The 30-minute hike down to Sculpture Falls is probably why it remains one of the less-crowded swimming spots in the Greenbelt -- which is good, because it's absolutely beautiful and rewards those willing to make the trek. Sculpture Falls offers plenty of limestone real estate for laying out a towel and lounging, as well as a small cliff to jump off of and some nice jacuzzi-sized rock formations you can relax in. People love to bring their dogs, so be prepared to meet some furry friends while you’re here. This spot really shines after a recent rain, but you’ll want to wait a day for the bacteria levels to return to normal. Aim for spring or early summer, because Barton Creek will inevitably dry up in the dead of summer when rainfall is scant.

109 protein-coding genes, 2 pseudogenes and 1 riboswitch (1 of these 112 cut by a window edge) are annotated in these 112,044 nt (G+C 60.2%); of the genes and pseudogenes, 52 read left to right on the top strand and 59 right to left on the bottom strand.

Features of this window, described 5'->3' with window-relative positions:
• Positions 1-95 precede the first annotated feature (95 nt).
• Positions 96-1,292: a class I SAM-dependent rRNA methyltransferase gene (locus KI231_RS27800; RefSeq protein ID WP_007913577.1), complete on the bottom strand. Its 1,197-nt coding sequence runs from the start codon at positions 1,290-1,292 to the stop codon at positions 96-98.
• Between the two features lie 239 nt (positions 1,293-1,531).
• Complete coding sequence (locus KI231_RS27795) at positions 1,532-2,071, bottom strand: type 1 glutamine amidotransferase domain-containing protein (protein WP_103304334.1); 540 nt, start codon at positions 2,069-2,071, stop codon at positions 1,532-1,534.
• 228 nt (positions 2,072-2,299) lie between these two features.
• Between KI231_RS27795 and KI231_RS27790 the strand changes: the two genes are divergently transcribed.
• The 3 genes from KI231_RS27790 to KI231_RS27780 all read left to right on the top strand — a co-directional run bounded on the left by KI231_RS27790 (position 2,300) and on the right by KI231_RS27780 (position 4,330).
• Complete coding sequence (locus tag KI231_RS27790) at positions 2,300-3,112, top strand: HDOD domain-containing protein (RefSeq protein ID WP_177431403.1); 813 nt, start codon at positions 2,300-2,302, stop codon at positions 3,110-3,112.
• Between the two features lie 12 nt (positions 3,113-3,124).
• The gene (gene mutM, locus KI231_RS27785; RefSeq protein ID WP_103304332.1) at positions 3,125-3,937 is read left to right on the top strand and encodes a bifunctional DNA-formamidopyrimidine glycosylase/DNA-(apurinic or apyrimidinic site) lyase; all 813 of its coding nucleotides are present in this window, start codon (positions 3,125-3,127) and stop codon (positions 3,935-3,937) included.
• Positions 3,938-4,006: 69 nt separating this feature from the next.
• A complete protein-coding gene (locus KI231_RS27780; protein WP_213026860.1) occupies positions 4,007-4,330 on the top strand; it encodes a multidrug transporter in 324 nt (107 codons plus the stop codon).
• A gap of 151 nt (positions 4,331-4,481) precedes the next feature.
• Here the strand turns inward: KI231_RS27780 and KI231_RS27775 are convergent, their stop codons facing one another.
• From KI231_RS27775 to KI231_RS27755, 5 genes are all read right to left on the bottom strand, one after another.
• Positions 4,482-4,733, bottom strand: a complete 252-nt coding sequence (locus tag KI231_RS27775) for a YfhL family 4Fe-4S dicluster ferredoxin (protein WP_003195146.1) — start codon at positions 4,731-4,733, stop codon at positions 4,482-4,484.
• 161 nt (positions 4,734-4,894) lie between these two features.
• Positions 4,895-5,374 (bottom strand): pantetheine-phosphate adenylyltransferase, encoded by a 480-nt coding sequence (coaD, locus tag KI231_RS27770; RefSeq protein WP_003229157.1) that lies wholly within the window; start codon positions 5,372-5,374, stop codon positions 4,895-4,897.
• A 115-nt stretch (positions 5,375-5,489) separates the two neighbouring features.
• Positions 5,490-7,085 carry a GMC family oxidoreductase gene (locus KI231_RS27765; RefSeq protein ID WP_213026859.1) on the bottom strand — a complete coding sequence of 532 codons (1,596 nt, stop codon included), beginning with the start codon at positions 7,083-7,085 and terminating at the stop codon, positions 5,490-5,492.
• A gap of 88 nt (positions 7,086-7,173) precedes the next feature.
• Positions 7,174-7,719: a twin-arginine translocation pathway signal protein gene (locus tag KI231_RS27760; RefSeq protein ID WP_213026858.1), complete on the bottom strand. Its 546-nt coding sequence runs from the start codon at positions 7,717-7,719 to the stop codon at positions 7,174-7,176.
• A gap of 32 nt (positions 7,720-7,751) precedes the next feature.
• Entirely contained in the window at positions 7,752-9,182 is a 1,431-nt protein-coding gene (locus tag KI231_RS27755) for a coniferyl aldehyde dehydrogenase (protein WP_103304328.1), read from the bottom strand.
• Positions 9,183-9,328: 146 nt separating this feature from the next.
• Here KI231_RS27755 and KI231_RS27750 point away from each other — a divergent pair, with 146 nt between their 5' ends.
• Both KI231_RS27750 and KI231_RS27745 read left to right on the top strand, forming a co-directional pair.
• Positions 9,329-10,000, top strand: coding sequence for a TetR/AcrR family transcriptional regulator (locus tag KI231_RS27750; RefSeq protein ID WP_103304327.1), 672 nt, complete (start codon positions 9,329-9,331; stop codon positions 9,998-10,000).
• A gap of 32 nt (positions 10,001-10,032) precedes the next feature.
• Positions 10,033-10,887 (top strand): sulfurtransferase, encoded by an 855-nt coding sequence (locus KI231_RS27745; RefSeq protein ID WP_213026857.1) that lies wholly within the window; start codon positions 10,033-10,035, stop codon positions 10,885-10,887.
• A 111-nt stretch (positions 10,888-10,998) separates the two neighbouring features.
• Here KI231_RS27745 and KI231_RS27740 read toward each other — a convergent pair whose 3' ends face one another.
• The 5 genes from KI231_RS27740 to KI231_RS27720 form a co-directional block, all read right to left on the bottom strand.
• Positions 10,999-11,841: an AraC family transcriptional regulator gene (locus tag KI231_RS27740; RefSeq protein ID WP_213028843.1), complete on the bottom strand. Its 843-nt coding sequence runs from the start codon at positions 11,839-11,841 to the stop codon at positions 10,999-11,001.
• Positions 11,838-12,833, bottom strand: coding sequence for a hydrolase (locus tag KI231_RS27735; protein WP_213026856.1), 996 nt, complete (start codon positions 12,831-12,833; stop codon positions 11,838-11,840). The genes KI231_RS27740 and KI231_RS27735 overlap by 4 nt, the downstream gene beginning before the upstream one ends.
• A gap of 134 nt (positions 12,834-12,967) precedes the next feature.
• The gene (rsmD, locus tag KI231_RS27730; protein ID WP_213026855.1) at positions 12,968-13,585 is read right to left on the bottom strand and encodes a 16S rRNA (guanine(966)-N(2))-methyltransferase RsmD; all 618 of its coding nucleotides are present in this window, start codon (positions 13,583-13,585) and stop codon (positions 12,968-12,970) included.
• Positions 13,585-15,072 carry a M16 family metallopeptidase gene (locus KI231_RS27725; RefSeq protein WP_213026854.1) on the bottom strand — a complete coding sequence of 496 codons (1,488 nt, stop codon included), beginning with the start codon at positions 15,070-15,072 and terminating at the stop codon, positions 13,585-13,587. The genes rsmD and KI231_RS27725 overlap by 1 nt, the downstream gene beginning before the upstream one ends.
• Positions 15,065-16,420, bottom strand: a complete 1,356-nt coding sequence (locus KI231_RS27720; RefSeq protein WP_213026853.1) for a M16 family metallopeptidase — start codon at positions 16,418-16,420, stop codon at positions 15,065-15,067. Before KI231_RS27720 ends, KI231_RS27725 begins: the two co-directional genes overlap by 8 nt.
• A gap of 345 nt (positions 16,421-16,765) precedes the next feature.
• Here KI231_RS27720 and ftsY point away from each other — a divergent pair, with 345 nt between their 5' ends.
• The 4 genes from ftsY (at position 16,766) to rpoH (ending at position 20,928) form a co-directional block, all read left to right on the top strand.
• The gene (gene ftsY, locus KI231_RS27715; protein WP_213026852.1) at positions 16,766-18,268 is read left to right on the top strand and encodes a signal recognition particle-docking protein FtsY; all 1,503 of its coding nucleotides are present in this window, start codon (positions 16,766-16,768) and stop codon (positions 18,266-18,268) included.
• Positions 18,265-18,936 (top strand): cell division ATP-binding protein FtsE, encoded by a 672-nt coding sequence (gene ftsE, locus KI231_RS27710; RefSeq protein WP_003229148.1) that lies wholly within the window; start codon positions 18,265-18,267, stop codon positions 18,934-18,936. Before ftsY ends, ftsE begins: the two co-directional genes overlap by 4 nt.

Know before you go: To find the entrance, plug the address 1706 Camp Craft Rd. into your GPS. Parking is in a residential area, so be courteous and try not to block anyone’s driveway. On the way down, the path splits -- you want the wide, less wooded trail to the right. If you continue going straight you’re going to have a bad time. There are no bathrooms, and it’s a long hike in and out. Don’t be the person that tries to hike down in sandals and has to turn back; sneakers for the hike and water shoes for the river rocks will serve you well. Bring enough snacks, beverages, and water to stay out for a few hours. Always pack out your trash, and leave it nice for others to enjoy!
Where to eat/drink: No trip to Sculpture Falls would be complete without a trip to Rudy’s Country Store & BBQ on Loop 360 for the brisket or breakfast tacos -- but, if you’re feeling classy, head over to The Grove Wine Bar & Kitchen. If you’re making your swimming excursion early enough for brunch, you could get some amazing Thai food at Sway or hit up local cafe favorite Blue Dahlia Bistro.